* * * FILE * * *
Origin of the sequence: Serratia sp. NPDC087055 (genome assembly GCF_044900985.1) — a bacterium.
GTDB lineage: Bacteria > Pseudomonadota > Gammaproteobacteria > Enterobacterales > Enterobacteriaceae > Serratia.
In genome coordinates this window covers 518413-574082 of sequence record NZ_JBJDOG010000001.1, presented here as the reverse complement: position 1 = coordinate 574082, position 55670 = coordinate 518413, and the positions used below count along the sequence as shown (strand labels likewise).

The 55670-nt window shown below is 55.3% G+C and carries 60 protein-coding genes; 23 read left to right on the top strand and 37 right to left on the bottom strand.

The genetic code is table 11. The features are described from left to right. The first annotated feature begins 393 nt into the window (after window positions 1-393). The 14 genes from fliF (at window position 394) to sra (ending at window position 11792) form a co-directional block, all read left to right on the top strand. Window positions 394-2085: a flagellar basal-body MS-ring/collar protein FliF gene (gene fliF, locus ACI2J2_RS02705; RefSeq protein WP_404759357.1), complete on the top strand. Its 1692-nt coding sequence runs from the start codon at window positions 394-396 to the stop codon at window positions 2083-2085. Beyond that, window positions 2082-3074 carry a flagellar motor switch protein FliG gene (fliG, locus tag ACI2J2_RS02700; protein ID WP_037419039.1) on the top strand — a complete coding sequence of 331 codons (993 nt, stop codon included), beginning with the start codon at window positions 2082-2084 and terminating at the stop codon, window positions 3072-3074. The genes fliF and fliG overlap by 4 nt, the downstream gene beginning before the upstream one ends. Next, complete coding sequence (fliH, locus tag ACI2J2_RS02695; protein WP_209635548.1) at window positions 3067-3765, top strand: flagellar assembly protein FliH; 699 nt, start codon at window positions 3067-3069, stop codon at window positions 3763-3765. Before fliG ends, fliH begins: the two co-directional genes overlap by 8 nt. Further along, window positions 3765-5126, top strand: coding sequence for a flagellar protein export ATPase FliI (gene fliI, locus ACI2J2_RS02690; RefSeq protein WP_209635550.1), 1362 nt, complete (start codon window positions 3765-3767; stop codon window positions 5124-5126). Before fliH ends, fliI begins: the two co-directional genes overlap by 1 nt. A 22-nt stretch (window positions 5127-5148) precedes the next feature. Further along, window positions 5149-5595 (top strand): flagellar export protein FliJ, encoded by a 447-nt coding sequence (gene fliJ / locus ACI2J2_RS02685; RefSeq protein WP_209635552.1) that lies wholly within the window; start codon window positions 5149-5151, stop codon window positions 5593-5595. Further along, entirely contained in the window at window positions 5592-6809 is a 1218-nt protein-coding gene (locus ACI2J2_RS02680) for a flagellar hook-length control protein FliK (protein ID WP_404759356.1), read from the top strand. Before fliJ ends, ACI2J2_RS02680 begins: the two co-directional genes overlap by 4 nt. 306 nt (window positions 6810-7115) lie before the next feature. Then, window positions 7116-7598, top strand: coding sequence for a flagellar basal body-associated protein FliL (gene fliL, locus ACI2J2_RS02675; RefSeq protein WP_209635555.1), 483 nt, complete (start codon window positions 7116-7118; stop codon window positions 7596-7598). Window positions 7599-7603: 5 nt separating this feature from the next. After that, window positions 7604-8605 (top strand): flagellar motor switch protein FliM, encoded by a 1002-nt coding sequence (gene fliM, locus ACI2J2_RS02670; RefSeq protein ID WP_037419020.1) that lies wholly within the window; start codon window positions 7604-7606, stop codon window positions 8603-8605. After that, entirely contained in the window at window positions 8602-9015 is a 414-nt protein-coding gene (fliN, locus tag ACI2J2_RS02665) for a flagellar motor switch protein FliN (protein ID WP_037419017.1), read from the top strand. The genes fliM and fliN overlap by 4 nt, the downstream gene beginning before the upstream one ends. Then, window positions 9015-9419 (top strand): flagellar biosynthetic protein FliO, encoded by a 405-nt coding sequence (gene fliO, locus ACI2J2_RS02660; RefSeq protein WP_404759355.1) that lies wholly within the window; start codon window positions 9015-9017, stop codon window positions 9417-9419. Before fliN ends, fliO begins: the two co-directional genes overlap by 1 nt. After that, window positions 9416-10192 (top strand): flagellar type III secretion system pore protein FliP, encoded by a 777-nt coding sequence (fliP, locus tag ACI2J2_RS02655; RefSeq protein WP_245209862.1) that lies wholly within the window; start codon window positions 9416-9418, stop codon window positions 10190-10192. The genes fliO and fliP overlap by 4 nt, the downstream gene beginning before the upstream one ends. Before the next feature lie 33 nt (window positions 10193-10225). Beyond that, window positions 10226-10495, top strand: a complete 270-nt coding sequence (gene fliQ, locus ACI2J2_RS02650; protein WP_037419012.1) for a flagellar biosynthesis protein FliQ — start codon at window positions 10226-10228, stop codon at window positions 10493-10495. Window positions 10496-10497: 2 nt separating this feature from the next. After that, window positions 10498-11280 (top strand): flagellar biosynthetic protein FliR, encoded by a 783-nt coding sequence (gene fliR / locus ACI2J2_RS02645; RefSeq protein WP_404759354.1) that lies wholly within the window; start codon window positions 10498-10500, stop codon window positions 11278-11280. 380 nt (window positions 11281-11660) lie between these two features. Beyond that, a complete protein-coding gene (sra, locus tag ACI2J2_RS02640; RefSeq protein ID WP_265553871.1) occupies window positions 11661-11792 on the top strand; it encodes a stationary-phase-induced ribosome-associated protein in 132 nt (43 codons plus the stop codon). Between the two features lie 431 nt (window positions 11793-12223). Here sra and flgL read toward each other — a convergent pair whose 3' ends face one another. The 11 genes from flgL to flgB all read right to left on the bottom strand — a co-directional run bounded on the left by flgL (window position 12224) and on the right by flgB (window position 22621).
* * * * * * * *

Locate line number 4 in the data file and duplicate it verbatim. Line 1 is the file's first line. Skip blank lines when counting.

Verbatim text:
The 55670-nt window shown below is 55.3% G+C and carries 60 protein-coding genes; 23 read left to right on the top strand and 37 right to left on the bottom strand.